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The Health Foundation to support five research projects that explore how behavioural insights can be used to increase efficiency and reduce waste in health care

About 3 mins to read

Five research projects have been selected as part of the Health Foundation’s £1.5 million open call for novel research ideas that design, test and evaluate behaviourally informed interventions that have the potential to significantly improve efficiency and reduce waste in health care services in the UK.

The overarching programme aims are to:

  • understand the motivation to act efficiently
  • design appropriate new behavioural interventions
  • examine how interventions work and for whom
  • provide lessons on spread in a UK health care services context.

These five projects will allow behavioural scientists to work alongside frontline staff, helping them to apply and test the insights and methods of behavioural science in rigorous experiments that seek to improve efficiency and reduce waste in ways that can better serve the general population.

The programme runs for 2 years and final findings are due in 2018. Emerging findings from each project will also be shared as the research progresses.

The projects are:

This research project examines whether providing feedback to clinicians about the cost of commonly used blood tests and CT scans is an effective way to reduce unnecessary demand for diagnostic tests. The research will also explore whether providing information about radiation exposure from CT scans and the associated increase in cancer risk encourages clinicians to use safer alternatives.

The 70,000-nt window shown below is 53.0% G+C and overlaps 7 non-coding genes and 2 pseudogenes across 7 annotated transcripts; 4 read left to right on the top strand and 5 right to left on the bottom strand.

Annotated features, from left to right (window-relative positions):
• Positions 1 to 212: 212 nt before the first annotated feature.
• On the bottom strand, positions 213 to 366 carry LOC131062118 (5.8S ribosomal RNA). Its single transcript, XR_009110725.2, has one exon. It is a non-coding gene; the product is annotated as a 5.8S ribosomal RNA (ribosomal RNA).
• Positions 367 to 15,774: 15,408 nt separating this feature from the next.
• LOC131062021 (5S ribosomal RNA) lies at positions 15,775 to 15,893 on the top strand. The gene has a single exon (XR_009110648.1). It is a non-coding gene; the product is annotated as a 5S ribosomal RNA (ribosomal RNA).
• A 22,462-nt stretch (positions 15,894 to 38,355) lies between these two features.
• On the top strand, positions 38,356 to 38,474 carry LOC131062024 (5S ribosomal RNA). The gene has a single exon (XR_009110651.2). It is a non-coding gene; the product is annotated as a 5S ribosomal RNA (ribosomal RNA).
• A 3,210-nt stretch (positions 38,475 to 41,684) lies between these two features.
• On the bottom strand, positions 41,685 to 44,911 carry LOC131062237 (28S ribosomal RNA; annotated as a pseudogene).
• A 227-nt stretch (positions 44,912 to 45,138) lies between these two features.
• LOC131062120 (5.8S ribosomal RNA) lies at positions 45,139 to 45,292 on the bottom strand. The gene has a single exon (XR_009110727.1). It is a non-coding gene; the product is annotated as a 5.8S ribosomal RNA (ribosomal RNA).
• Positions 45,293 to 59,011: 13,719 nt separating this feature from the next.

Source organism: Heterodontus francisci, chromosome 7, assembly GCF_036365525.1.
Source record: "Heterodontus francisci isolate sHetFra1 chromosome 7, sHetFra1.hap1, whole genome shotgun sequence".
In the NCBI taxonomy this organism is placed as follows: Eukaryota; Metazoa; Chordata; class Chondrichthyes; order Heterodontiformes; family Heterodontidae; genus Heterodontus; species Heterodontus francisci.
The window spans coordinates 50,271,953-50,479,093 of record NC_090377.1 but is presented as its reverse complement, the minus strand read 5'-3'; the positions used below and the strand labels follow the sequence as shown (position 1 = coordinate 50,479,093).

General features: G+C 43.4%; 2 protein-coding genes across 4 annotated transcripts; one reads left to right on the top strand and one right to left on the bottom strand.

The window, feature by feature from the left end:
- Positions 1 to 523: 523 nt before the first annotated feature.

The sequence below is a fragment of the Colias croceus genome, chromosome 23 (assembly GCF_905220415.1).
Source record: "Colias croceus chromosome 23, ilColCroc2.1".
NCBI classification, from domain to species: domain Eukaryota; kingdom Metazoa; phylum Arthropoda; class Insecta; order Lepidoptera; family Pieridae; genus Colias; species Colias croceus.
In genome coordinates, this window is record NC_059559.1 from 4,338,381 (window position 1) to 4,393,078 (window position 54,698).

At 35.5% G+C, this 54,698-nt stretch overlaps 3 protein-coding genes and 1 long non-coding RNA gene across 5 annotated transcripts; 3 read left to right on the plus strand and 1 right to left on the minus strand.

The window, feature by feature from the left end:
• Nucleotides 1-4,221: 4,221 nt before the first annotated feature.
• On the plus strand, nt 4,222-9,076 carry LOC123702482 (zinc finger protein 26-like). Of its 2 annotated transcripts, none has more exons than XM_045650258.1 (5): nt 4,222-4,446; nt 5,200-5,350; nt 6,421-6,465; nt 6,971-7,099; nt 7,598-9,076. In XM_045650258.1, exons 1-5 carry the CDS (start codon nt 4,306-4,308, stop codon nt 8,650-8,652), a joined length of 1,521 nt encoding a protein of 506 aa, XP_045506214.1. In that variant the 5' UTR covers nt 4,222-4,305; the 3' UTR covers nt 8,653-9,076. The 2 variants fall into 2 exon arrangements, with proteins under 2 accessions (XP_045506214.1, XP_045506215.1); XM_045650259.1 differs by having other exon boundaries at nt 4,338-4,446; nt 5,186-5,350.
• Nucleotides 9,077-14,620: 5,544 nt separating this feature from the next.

This project involves developing and testing a new discharge process for children presenting to A&E with fever, with the aim of reducing unnecessary re-attendances. The intervention will use behavioural insights to support parents by giving them the knowledge and confidence to manage childhood fever at home.

This project will examine how simple changes in the hand washing areas of hospital wards can subconsciously influence people to follow good hand hygiene practice. The study will test the effect that two triggers – a smell and an image – have on hand washing compliance on four hospital wards.

The project team is drawing on behavioural insights to design a range of approaches for encouraging GPs and practice managers to engage with the prescriptions data available on the OpenPrescribing website. They will test methods including peer comparison tools, cost savings calculators, feedback on prescribing behaviour and email alerts, to establish which have the greatest impact on prescribing behaviour.

This project will explore how behavioural insights can be applied to an online procurement system, to generate cost savings without compromising quality. The project team will test how messages and prompts can be used throughout the buying process to encourage efficient and effective purchasing decisions.

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